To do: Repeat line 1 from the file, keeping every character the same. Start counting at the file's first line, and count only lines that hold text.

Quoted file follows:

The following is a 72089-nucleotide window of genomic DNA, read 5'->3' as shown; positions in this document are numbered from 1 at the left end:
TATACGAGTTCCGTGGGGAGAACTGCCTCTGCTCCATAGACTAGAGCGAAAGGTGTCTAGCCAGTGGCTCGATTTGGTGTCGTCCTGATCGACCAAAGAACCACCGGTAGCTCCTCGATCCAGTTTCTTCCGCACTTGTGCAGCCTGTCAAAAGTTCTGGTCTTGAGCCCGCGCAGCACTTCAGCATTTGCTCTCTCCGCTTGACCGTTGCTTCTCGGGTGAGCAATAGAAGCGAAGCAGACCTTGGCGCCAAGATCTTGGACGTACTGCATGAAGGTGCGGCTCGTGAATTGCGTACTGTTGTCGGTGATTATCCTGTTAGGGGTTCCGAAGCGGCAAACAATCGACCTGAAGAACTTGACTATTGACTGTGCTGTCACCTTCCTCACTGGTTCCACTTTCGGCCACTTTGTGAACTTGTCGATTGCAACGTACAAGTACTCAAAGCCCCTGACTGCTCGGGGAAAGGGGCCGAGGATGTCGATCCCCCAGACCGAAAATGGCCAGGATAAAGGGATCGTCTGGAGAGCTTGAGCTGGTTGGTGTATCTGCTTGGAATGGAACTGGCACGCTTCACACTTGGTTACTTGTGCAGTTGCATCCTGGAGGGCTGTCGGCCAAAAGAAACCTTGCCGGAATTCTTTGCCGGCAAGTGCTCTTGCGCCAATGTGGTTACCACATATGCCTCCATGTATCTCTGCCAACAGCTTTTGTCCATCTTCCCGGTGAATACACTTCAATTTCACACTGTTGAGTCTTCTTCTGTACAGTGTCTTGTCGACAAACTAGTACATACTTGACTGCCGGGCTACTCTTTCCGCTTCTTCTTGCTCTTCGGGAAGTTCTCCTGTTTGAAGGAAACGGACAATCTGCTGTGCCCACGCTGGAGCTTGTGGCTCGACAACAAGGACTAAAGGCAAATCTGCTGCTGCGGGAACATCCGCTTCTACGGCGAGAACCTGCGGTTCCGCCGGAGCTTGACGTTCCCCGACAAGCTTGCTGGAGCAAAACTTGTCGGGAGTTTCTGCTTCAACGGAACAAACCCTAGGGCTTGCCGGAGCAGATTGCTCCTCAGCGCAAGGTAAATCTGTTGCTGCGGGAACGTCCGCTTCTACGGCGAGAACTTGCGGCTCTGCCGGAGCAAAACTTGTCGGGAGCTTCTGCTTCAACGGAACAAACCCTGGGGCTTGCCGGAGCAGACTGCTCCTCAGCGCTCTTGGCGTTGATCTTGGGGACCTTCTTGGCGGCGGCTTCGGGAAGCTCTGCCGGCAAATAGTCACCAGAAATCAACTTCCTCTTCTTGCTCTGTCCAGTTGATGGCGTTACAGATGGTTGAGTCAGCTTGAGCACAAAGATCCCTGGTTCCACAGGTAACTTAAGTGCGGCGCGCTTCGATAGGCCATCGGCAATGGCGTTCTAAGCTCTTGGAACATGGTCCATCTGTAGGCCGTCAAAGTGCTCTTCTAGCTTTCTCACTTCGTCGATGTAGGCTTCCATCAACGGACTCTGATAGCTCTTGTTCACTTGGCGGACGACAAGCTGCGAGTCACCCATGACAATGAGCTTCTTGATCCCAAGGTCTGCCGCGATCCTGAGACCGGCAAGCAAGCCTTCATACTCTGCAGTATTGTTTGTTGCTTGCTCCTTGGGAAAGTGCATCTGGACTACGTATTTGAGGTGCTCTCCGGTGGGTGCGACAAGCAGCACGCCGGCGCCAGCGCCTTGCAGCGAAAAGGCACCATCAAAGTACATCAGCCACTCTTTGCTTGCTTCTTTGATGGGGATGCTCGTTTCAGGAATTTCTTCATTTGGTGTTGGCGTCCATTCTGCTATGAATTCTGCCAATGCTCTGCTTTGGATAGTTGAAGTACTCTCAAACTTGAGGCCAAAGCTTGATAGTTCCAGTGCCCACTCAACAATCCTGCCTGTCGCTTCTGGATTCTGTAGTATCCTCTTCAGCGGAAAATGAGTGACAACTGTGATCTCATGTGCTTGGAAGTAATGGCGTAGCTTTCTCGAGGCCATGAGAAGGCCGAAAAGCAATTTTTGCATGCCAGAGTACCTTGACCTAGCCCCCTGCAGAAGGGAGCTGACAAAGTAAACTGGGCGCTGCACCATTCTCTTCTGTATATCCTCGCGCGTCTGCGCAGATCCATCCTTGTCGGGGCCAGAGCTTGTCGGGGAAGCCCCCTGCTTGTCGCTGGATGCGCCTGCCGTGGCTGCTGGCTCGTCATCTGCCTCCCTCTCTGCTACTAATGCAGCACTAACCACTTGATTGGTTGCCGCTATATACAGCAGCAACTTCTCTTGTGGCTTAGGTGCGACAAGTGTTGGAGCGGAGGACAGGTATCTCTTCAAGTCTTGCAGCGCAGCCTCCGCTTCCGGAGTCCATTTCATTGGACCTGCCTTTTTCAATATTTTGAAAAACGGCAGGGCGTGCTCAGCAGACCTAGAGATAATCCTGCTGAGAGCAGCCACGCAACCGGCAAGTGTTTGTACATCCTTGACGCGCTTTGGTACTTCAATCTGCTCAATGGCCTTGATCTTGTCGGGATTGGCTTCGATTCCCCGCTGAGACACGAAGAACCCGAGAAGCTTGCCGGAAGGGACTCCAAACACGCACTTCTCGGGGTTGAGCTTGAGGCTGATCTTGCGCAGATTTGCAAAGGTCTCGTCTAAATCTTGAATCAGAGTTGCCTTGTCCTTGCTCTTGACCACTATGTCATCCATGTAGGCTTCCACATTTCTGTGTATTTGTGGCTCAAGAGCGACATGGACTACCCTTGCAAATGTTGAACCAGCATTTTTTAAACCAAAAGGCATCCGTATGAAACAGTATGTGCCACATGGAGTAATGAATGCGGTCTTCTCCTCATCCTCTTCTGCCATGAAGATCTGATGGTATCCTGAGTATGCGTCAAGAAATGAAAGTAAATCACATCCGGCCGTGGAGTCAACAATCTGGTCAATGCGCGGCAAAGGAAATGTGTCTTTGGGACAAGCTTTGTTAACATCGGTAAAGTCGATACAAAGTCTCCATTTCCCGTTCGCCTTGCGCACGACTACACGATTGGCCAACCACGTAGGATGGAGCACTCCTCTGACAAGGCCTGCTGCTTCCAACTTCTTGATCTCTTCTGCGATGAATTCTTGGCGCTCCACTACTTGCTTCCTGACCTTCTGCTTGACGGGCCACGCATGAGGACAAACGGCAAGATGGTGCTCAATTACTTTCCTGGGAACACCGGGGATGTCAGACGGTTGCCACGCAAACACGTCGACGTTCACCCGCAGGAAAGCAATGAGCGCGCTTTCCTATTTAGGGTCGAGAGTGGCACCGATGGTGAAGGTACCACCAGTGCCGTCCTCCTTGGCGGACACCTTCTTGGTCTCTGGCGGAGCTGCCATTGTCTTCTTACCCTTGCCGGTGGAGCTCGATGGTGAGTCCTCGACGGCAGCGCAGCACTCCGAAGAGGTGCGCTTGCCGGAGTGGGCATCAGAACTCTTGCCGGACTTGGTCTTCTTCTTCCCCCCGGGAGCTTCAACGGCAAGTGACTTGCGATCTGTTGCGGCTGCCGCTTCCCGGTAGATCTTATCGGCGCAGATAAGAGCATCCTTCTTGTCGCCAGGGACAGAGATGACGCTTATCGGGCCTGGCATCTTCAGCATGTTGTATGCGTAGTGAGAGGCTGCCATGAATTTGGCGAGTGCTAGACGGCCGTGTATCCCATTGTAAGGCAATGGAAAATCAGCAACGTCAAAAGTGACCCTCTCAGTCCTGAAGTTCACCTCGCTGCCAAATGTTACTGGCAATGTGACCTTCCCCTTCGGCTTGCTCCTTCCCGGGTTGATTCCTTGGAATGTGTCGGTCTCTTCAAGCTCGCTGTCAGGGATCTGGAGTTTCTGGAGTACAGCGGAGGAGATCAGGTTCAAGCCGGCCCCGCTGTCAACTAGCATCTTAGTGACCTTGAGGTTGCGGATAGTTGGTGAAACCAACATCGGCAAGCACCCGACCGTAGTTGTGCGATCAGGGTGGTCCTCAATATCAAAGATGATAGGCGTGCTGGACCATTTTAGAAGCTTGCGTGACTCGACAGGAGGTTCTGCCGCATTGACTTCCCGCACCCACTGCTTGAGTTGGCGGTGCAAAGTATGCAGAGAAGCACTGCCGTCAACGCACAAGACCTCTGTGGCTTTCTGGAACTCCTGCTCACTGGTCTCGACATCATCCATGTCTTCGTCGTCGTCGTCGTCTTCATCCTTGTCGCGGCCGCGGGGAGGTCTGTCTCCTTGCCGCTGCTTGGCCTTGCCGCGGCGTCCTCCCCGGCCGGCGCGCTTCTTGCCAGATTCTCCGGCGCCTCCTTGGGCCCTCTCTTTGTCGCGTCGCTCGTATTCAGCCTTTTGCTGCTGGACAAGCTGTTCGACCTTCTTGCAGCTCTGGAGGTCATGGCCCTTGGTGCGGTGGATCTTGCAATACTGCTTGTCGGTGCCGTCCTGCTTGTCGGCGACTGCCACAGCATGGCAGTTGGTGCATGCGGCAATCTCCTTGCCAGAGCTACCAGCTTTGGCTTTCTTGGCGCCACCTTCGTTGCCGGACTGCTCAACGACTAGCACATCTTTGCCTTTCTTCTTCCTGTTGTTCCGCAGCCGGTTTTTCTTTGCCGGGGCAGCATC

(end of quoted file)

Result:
The following is a 72089-nucleotide window of genomic DNA, read 5'->3' as shown; positions in this document are numbered from 1 at the left end: